Casa Patron is located at 805 NE 65th St (at the corner of 65th NE and 8th NE) and is open Monday – Thursday from 11:00am – 12:00am, Friday – Sunday between 8:00am – 2:00am and hosts a daily Happy Hour from 3:00pm – 6:00pm.   Reservations can be made by phoning 206.923.7680.

India and Spain Collide in this Ras Malai

 

At the end of 2008, Jim and I ventured to India to explore, eat and attend a wedding. 

Jim, who puts the P in picky eater, ate everything and LOVED IT!  (Except for the betel leave).  He managed, however, to completely avoid Indian desserts.

Back home Jim’s avoidance technique is foiled by the charming owner of our favorite Indian restaurant, who always brings us a complimentary dessert to sample after we’ve gorged ourselves on dal, jalfrezi and an assortment of curries.  The other week, on two separate occasions (once at the restaurant and once at a friend’s house) Jim was faced with his most dreaded Indian dessert - ras malai.  You see, he just can’t handle the texture of paneer. 

Liking the taste but not necessarily the texture of ras malai myself, Jim’s second encounter with the dreaded dessert started the wheels in my head turning.  How can you get the flavor of ras malai without the texture?

The substitute would have to be able to absorb the flavors of the ras malai sauce and not be too overpowering in its own right.  Hmmm . . . And then, the solution leaped into my mind, FLAN

So, yes, my spin on ras malai is an Indian/Spanish mash-up and against all odds it actually works!  Interested in trying it out for yourself?  Here’s how I did it:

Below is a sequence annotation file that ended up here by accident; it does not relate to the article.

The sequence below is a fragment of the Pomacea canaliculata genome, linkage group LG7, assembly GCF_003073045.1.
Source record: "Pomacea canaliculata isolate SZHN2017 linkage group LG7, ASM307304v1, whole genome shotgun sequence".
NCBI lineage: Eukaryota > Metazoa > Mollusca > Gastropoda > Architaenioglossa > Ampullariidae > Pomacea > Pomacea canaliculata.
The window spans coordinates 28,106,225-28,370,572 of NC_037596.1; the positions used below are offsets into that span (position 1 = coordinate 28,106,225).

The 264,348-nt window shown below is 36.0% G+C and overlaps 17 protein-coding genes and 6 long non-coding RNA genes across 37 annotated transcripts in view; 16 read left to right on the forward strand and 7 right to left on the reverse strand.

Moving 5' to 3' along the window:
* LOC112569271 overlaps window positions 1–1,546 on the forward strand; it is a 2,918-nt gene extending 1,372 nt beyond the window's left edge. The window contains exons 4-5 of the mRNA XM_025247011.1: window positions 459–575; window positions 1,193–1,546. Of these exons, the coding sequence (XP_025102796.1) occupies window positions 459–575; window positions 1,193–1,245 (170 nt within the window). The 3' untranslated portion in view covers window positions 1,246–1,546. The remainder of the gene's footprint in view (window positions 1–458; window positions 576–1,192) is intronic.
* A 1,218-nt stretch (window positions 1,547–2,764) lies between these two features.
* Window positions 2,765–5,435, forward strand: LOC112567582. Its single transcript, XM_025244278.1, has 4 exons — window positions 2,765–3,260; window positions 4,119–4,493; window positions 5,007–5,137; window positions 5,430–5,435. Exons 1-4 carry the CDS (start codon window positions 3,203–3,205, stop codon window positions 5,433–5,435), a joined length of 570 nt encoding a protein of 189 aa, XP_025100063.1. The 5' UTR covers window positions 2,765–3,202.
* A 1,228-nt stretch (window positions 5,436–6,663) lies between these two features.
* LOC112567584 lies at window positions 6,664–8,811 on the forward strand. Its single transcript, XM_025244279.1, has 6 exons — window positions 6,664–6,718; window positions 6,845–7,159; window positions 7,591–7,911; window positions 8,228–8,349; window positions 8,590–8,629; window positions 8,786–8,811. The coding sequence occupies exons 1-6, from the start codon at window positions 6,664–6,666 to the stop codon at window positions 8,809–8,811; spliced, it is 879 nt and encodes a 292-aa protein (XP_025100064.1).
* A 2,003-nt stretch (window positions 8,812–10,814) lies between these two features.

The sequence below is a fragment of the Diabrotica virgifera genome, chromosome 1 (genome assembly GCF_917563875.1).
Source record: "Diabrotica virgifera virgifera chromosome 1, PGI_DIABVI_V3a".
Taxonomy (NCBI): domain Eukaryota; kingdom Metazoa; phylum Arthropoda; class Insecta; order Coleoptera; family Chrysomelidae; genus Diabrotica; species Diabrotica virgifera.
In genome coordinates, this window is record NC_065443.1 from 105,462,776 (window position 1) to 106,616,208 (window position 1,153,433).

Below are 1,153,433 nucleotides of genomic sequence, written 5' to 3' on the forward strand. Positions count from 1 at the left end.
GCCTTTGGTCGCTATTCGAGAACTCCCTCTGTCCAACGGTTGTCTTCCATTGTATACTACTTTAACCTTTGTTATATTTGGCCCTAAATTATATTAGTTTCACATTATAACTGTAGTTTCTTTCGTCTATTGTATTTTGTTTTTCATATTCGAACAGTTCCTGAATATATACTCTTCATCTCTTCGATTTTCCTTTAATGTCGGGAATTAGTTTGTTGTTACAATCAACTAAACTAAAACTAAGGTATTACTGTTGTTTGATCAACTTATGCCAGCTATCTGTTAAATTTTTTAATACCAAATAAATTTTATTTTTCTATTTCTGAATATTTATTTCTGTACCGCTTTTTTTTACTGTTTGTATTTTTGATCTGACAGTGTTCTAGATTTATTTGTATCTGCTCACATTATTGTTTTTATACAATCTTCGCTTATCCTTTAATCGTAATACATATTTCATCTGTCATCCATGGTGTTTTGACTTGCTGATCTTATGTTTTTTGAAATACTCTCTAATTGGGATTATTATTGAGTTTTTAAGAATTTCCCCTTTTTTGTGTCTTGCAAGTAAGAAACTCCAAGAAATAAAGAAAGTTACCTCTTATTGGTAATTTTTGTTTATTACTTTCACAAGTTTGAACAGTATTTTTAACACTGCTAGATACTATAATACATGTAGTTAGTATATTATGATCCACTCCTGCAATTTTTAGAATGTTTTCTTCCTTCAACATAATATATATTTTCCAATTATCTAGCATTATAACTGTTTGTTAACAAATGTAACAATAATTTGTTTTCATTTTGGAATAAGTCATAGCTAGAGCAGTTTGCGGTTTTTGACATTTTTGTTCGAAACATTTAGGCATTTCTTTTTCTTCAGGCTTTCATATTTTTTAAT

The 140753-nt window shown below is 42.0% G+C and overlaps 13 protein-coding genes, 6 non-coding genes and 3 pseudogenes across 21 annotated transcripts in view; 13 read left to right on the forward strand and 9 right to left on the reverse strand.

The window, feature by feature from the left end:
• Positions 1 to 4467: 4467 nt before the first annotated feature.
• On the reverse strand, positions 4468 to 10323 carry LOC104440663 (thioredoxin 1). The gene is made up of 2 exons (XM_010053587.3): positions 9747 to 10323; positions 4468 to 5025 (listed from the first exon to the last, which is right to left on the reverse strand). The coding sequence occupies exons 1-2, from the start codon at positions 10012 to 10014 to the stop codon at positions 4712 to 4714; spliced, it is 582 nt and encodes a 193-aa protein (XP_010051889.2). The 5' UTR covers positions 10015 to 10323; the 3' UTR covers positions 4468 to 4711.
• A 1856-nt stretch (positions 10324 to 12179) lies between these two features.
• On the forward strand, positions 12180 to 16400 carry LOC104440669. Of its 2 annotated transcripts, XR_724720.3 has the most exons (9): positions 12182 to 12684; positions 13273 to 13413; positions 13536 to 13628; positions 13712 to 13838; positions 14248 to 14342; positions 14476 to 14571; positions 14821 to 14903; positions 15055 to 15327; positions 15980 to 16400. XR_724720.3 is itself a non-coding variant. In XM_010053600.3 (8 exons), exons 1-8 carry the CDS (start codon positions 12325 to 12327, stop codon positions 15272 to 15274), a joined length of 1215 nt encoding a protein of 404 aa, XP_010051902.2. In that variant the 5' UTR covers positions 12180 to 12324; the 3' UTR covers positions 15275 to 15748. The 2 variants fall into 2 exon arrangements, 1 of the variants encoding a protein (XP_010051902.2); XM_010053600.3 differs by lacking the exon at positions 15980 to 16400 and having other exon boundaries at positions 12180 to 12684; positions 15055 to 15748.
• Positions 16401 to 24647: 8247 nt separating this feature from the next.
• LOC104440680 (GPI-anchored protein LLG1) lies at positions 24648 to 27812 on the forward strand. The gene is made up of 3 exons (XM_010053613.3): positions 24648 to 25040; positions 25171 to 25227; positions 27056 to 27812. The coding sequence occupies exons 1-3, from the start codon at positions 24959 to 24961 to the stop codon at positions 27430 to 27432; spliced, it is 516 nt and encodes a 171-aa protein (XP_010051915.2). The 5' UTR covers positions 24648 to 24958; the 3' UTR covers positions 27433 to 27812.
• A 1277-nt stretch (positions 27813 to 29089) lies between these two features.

First, the Flan

  • 1/2 c. sugar
  • 6 large eggs (I like farm fresh eggs personally, they make a creamier custard)
  • 2 13 oz cans lowfat evaporated milk
  • 1 14 oz can regular sweetened condensed milk
  • 1/2 TBSP vanilla
  • 1 cinnamon stick

Pour the evaporated milk into a bowl and add the cinnamon stick.  You can proceed to the next step or put the evaporated milk/cinnamon stick combo in the fridge for a few hours to allow the milk to thoroughly soak up the cinnamon flavor. 

Preheat oven to 325 degrees.

In a largish bowl (if you have a mixing bowl with a pouring spout, that would be ideal), whisk together the 6 eggs.  Next slowly mix in the evaporated milk and condensed milk, sugar and then vanilla.  Blend until smooth.

Pour the mixture into 6-10 ramekins (number depends on size; for the size pictured here, you will need 10 to use all the custard mix). 

Place the ramekins into a large glass or ceramic baking dish and fill with 1-2 inches of hot water.  Place in the oven and bake for 50 minutes.  Check with a knife slightly off center, if it comes out clean, it’s time to take the ramekins out, cover them and pop them into the fridge for an hour.

Next, the Ras Malai Sauce

  • 3 c. whole milk
  • 1/2 c. sugar
  • 2 tsps cardamom powder
  • 1/2 c. thinly sliced pistachios for garnish (can also use slivers of dried fruit or almonds)

Pour the milk and 1/2 c. sugar into a saucepan and boil (stirring frequently) until the mixture is thickened and reduced 75%.  Remove from heat, add cardomom powder and mix well.

Remove flan from ramekins and place in a dish (I popped my flans out, by circling the edges of each ramekin with a plastic spatula).

Flan ready for the ras malai sauce

Pour the sauce over the flan, cover and refrigerate for several hours or overnight.

To serve, plate one flan in a bowl and cover with sauce.  Garnish with sliced pistachios and/or dried fruit.  Voila!

Do you have any foods you can’t eat because of the texture?  How do you work around it, or do you just avoid the foods altogether?